Who, What, and Why

By Muromoto, Wayne
This article first appeared in the "SMAA Journal" Volume 26, Issue 3.
Who, What, and Why

Why do you want to practice martial arts?

How does your personality impact your practice?

There are usually a couple of questions I ask potential students within the first month of training, or even before they begin training. I usually don’t ask it in so blunt a manner, but they are usually some form of “Who are you, what do you do, and why do you want to train with us?”

There are several reasons why I ask these questions, some obvious, and perhaps some not so apparent at first. Obviously, I want to get some idea of who you are. My club is so small that any new person will alter the group dynamics substantially, and so I want to know from the start what you are like, where you are coming from, and what kind of prior knowledge (and stereotypes) you are bringing to the training.

Who are you? What do you do? In America, we tend to categorize people based a lot on their occupation. It’s not that I’m a social snob. You don’t need to have a white-collar job. But if you are an adult, don’t have a job, and are mooching off someone else, I’m going to wonder if you can afford to help pay the monthly dues that covers our dojo rental fees. Also, what does that say about your ability to stick things out, to work hard at a concerted, extended effort?

What prior martial arts background do you have? Some martial arts will complement what we do. Some will only hinder you learning our own style, so I will have prior knowledge of what I need to be aware of. Perhaps your experiences and mindset are not the proper fit for what we do. I sometimes suggest other martial arts schools that prospective students might enjoy more than ours. We’re not the answer to everyone’s quest for the martial arts that suit their purposes.

Why do you want to train in our dojo? There’s actually no pat and simple answer for this. Of course, if you say something like “Because I need to fight the ninjas that are coming out of the walls in my padded room,” I may ask that you focus on taking your medication regularly instead of learning how to fight invisible ninja.

But when I thought about it, even I have a hard time establishing my reasons for doing budo in a set of short, simple sentences. So why even ask when I can’t answer my own question succinctly? And why ask the other questions if the case is that more often than not, I allow students to train, usually regardless of their social status or occupation?

The reason that’s not so apparent is that in the asking, I’m not just recording the quantitative answers: what your job is, what prior training you’ve done, why you want to train (even if you struggle on that last answer). I’m looking at your answers in a qualitative way. How are you answering the questions? What kind of emotional and personality traits are you exhibiting when you talk about yourself, past teachers, past training? Are you SAYING all the right words, but are your mannerisms and body language in opposition to the words coming out of your mouth? Then there’s something not quite right with what you’re saying.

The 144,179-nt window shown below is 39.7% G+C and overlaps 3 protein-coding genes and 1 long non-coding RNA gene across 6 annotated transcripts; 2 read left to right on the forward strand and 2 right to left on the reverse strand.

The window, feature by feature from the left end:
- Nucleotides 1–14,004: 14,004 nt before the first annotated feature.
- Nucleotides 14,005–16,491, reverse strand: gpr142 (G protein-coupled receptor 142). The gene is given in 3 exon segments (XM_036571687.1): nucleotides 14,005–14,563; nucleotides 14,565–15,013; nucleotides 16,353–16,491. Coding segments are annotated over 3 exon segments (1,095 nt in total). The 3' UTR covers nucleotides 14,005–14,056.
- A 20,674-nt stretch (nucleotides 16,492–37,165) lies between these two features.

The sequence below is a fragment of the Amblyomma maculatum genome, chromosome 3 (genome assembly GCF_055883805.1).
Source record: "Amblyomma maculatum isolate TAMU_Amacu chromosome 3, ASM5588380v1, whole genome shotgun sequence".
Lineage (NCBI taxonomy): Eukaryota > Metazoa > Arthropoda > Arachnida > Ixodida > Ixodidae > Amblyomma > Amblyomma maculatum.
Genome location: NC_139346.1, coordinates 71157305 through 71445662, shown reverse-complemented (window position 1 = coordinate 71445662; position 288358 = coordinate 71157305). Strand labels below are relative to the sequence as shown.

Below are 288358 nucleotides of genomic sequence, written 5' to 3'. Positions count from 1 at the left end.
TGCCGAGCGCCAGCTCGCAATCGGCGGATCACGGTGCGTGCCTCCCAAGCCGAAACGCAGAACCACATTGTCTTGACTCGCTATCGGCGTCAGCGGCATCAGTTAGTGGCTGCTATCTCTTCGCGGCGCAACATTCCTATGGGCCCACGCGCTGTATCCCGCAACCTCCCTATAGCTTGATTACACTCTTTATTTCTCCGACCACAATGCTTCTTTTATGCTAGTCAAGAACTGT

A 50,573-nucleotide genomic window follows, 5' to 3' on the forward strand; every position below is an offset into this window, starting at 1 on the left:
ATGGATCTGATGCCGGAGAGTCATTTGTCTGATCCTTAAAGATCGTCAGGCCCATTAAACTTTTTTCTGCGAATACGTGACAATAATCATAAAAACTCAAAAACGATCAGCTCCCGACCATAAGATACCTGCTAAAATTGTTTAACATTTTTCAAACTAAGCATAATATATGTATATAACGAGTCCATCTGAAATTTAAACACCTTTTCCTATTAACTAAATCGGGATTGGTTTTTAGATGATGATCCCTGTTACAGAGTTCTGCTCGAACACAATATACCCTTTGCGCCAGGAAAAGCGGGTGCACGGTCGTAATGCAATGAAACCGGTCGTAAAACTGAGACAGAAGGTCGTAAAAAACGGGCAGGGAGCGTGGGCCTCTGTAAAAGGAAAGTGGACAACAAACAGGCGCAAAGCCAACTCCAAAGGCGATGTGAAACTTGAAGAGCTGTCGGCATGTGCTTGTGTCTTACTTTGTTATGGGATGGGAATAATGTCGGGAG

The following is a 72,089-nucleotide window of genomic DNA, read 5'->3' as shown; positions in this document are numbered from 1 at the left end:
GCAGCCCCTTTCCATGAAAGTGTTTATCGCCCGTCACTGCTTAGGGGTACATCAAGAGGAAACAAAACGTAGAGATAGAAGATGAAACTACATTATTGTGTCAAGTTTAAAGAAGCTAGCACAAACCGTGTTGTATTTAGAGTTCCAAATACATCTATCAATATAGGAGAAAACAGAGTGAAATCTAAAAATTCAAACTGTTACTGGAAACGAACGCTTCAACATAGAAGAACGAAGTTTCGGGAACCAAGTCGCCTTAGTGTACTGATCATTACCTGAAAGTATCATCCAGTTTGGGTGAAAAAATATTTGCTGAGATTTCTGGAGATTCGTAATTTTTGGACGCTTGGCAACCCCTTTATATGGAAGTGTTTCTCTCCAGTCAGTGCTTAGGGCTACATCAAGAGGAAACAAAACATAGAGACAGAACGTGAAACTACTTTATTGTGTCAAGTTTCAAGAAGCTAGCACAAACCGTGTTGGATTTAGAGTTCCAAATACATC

Two people can say the same things, but how they say it and their body language may tell me totally different things about those two.

“Oh, I trained/am still training in X martial arts, but I’m really not that good at it…” That’s the usual way people will talk about their martial arts experience. There’s humble, though, and there’s false humility. One person can smile self-deprecatingly, shake his head, and the entire body language will show humility and a willingness to learn something new. Another person, like a short-term student I encountered some months ago, said the right words, but he puffed out his chest, stuck his chin out and looked down his nose when he said it, as if his words were saying, “I’m humble and willing to learn,” but his body was saying “But I’m a badass!” He didn’t last all that long. His cup was too full, and he had a hard time adjusting to our training. Moreover, he didn’t think anything about showing up with patches up and down his training outfit promoting his other martial arts style. And he wasn’t a badass. He was just bad.

In a way, talking to prospective new students is like speed dating. How do you get a handle on this new person in only a few minutes, who might barge into your life and stick around every training session, three hours a week, week in and week out, through a cursory interview? You can end a speed date right away if your creep-o-meter senses that the potential partner is a jerk. But a jerk in the dojo may hang around for a long time. 

And if you are that new student, are you self-aware enough to know what kind of impression you are conveying to other people, not just in the dojo, but also in the rest of your life? Is that impression positive or negative? Are your words saying one thing, but is your body language giving away your true nature, and is that nature something you actually like or is it time for a change in attitude?

Ready to Start Earning Your Martial Arts Rank Certficate?

If you have the who, what, and why, we want to have you at SMAA!

At our dojo, you have your choice of five different divisions of Japanese martial arts. To start your journey towards an official martial arts rank certificate, call 734-720-0330 or submit a contact form here!


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